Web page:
Stages of Non-Small-Cell Lung Cancer
After lung cancer has been diagnosed, tests are done to find out if cancer cells have spread within the lungs or to other parts of the body. continued...
Mediastinoscopy. A mediastinoscope is
inserted into the chest through an incision above the breastbone to look for
abnormal areas between the lungs. A mediastinoscope is a thin, tube-like
instrument with a light and a lens for viewing. It may also have a cutting
tool. Tissue samples may be taken from lymph nodes on the right side of the
chest and checked under a microscope for signs of cancer. In an anterior
mediastinotomy (Chamberlain procedure), the incision is made beside the
breastbone to remove tissue samples from the lymph nodes on the left side of
- Anterior mediastinotomy: A surgical procedure to
look at the organs and tissues between the lungs and between the breastbone and
spine for abnormal areas. An incision (cut) is made next to the breastbone and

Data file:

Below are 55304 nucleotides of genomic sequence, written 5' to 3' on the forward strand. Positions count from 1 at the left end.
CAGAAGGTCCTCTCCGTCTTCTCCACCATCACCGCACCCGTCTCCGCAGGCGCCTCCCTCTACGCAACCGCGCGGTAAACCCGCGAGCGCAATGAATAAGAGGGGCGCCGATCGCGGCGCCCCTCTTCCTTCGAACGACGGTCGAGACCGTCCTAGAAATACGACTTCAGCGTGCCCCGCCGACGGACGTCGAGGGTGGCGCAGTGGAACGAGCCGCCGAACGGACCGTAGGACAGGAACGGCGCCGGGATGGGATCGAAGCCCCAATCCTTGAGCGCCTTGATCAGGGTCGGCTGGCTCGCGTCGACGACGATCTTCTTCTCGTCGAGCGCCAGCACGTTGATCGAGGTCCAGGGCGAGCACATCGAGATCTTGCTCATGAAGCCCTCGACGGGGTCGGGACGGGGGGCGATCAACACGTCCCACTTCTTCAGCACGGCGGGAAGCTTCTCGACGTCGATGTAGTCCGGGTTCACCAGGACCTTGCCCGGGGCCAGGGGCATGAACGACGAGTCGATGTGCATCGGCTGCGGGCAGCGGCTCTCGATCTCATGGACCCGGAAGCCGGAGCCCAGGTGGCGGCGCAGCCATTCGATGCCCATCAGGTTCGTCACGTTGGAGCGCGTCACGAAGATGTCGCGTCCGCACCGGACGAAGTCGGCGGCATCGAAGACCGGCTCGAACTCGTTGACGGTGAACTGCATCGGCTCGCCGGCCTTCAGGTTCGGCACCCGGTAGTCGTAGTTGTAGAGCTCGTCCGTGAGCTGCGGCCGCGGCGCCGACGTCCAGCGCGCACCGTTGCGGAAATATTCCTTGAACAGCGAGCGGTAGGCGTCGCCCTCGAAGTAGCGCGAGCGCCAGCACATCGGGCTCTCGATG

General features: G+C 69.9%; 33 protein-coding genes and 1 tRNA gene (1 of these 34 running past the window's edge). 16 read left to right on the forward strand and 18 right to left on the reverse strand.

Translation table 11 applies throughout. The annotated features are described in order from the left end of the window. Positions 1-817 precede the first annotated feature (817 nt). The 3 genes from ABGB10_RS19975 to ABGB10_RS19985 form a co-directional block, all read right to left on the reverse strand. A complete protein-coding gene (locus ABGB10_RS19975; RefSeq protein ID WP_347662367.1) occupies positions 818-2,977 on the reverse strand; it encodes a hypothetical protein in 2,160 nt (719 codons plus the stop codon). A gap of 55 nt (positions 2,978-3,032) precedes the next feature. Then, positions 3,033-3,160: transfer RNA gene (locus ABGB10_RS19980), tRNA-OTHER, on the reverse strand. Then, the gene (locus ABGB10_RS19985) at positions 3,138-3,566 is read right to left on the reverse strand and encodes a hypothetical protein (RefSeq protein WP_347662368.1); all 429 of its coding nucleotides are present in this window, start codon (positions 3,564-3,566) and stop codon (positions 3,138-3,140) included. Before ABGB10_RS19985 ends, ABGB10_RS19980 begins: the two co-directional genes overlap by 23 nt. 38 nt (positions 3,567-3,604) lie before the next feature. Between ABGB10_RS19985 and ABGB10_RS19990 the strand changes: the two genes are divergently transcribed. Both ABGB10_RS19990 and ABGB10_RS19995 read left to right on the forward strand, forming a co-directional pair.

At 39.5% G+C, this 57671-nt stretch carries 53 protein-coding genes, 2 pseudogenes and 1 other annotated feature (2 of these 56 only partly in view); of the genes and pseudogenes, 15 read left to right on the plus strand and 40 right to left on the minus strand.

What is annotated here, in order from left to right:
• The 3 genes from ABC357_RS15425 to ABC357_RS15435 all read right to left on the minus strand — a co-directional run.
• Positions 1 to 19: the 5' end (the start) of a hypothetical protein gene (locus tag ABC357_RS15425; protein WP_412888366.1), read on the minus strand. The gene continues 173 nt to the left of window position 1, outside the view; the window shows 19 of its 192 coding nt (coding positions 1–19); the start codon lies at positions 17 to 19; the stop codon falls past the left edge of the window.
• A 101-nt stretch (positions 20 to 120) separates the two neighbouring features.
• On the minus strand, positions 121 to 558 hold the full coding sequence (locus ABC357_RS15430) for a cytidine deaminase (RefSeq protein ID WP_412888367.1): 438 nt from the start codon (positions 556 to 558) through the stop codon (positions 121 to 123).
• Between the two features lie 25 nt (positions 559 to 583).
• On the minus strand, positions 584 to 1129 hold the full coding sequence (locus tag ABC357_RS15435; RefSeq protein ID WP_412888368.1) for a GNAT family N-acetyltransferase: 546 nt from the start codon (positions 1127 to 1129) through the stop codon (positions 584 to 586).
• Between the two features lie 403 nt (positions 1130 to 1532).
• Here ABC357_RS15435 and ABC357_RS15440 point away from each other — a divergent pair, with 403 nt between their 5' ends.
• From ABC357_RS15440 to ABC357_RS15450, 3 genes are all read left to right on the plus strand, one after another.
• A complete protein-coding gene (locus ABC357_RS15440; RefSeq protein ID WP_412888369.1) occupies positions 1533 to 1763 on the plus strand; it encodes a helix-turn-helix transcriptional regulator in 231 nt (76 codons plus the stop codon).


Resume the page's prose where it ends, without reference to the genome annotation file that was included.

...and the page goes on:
an endoscope (a thin, lighted tube) is inserted into the chest. Tissue and
lymph node samples may be taken for biopsy. This is also called the Chamberlain
- Bone scan: A procedure to check if there are
rapidly dividing cells, such as cancer cells, in the bone. A very small amount
of radioactive material is injected into a vein and travels through the
bloodstream. The radioactive material collects in the bones and is detected by
The following stages are used for non-small cell lung cancer:
Occult (hidden) stage
In the occult (hidden) stage, cancer cells are found in sputum (mucus
coughed up from the lungs), but no tumor can be found in the lung by imaging or
bronchoscopy, or the primary tumor is too small to be checked.
Stage 0 (carcinoma in situ)
In stage 0 (carcinoma in situ), cancer is in the lung only and has not
spread beyond the innermost lining of the lung.
Stage I is divided into stages IA and IB:
- Stage IA: The tumor is in the lung only and is 3
centimeters or smaller.
- Stage IB: One or more of the following is true:
- The tumor is larger than 3 centimeters.
- Cancer has spread to the main bronchus of the
lung, and is at least 2 centimeters from the carina (where the trachea joins
- Cancer has spread to the innermost layer of the
membrane that covers the lungs.
- The tumor partly blocks the bronchus or
bronchioles and part of the lung has collapsed or developed pneumonitis
(inflammation of the lung).